Yeshiva Tuition

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About 10 years ago, I think in ’94, R. Feivel Cohen (author of the Badei Ha-Shulhan) returned from a convention of Agudath Israel of America somewhat upset. It seems that there was a big discussion at the convention about what some were calling a “tuition crisis.” R. Cohen pointed out that the Gemara in Beitzah 16a states the following:

All of one’s livelihood is determined from Rosh Hashanah through Yom Kippur except for what one spends on Shabbos, on holidays, and one’s children’s Torah education because [for these three things] if one reduces [the expense] they reduce [one’s income] and if one adds [to the expense] they add to one’s income.

Clearly, said R. Cohen, there cannot be a tuition crisis. The more you pay for tuition, the more one receives as income to make up for that expense. At least according to the Gemara and “We know what we call people who do not believe what the Gemara says.”

I suggested to him that secular education, transportation and other incidental items are probably not covered by this promise but he disagreed. Because they are necessary for the Torah education, they are also included in this promise.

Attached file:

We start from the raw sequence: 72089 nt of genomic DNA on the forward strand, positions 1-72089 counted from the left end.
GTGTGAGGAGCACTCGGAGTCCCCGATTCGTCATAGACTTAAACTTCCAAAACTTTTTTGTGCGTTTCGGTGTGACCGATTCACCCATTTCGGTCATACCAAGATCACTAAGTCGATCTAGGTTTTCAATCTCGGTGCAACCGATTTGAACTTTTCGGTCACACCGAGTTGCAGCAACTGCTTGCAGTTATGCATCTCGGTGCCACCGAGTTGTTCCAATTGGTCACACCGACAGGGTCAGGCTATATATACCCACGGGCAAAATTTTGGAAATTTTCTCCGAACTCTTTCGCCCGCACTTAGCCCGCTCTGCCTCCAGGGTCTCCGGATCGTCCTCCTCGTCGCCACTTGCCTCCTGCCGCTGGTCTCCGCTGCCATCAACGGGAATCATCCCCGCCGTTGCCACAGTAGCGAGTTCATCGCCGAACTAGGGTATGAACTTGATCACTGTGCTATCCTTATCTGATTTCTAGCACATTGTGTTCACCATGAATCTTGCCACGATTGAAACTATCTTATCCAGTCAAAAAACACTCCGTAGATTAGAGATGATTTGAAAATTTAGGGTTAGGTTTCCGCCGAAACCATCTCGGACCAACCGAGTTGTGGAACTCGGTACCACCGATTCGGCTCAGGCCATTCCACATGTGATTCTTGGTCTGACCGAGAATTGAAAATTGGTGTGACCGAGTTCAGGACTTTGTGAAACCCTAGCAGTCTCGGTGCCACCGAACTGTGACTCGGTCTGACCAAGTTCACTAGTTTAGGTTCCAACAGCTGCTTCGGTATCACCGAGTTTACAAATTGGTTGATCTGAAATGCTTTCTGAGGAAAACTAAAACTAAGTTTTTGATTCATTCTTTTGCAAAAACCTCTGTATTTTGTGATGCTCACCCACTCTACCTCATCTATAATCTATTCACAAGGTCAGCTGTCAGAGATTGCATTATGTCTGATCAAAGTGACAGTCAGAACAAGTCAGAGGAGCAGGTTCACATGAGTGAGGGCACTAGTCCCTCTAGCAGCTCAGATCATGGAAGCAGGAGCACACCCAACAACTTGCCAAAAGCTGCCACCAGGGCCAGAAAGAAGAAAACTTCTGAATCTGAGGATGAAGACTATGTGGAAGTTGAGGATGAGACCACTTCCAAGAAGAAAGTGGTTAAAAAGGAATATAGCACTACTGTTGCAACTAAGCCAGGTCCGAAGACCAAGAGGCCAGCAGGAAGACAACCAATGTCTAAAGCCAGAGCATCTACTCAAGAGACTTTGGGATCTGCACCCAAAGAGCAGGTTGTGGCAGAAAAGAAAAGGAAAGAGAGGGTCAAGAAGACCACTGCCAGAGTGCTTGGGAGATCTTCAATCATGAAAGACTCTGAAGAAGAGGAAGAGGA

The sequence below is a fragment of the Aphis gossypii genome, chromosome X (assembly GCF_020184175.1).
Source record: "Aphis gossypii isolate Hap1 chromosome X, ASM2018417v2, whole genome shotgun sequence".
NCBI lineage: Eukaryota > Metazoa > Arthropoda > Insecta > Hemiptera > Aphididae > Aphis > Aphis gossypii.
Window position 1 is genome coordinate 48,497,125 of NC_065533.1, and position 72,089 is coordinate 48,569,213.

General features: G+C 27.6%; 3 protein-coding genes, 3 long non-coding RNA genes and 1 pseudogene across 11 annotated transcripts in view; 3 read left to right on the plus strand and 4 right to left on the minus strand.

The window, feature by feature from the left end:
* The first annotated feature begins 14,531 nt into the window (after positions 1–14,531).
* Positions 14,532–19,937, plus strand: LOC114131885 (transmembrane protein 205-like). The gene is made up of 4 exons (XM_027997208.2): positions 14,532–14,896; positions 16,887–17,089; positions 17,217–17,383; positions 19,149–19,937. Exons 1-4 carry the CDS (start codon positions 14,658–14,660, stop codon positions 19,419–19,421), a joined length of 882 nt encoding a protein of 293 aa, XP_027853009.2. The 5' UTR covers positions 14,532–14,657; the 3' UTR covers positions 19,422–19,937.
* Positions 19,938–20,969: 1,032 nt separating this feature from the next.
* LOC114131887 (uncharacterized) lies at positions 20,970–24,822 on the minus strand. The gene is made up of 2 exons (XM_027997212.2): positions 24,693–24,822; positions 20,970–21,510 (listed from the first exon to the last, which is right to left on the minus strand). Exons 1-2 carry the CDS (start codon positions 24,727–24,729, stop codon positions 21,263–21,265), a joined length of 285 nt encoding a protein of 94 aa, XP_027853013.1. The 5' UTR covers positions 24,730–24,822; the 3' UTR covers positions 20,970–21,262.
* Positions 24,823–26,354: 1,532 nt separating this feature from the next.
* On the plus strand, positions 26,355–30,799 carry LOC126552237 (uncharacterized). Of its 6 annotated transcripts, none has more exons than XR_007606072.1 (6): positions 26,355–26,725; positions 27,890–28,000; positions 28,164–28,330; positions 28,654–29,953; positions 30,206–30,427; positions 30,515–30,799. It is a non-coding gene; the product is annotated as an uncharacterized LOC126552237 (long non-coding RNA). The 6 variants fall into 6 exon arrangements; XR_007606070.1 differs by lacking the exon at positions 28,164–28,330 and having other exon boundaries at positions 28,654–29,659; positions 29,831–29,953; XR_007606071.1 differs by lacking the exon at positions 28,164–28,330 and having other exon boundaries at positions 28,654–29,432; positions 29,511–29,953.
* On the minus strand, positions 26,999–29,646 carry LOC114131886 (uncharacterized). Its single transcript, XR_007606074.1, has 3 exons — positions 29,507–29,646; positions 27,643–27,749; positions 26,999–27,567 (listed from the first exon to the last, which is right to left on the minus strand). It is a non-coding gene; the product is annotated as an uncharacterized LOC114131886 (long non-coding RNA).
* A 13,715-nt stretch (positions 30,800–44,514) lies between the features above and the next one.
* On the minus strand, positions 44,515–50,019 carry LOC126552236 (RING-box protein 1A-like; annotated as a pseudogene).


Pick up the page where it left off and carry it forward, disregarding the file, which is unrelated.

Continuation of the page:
R. Hershel Schachter, via TorahWeb, makes the same point. Pay the tuitions and have faith. If you need to reduce other expenses, that would have happened anyway.

While he does not say this, I would say that the Torah education of one’s children is so important that one should make do without what are considered necessities in today’s world. Sell your furniture to pay for tuition; eat tuna from a can for 7 days a week; wear second-hand clothing. Nothing should come before giving your children the best Torah education possible. Our grandparents understood this importance of education. How did we forget it?

About Gil Student

Rabbi Gil Student is the Editor of, a leading website on Orthodox Jewish scholarly subjects, and the Book Editor of the Orthodox Union’s Jewish Action magazine. He writes a popular column on issues of Jewish law and thought featured in newspapers and magazines, including The Jewish Link, The Jewish Echo and The Vues. In the past, he has served as the President of the small Jewish publisher Yashar Books and as the Managing Editor of OU Press. Rabbi Student currently is serving his third term on the Executive Committee of the Rabbinical Council of America and also serves as the Director of the Halacha Commission of the Rabbinical Alliance of America. He serves on the Editorial Board of Jewish Action magazineand the Board of OU Press. He has published four English books, the most recent titled Search Engine volume 2: Finding Meaning in Jewish Texts -- Jewish Leadership, and served as the American editor for Morasha Kehillat Yaakov: Essays in Honour of Chief Rabbi Lord Jonathan Sacks.

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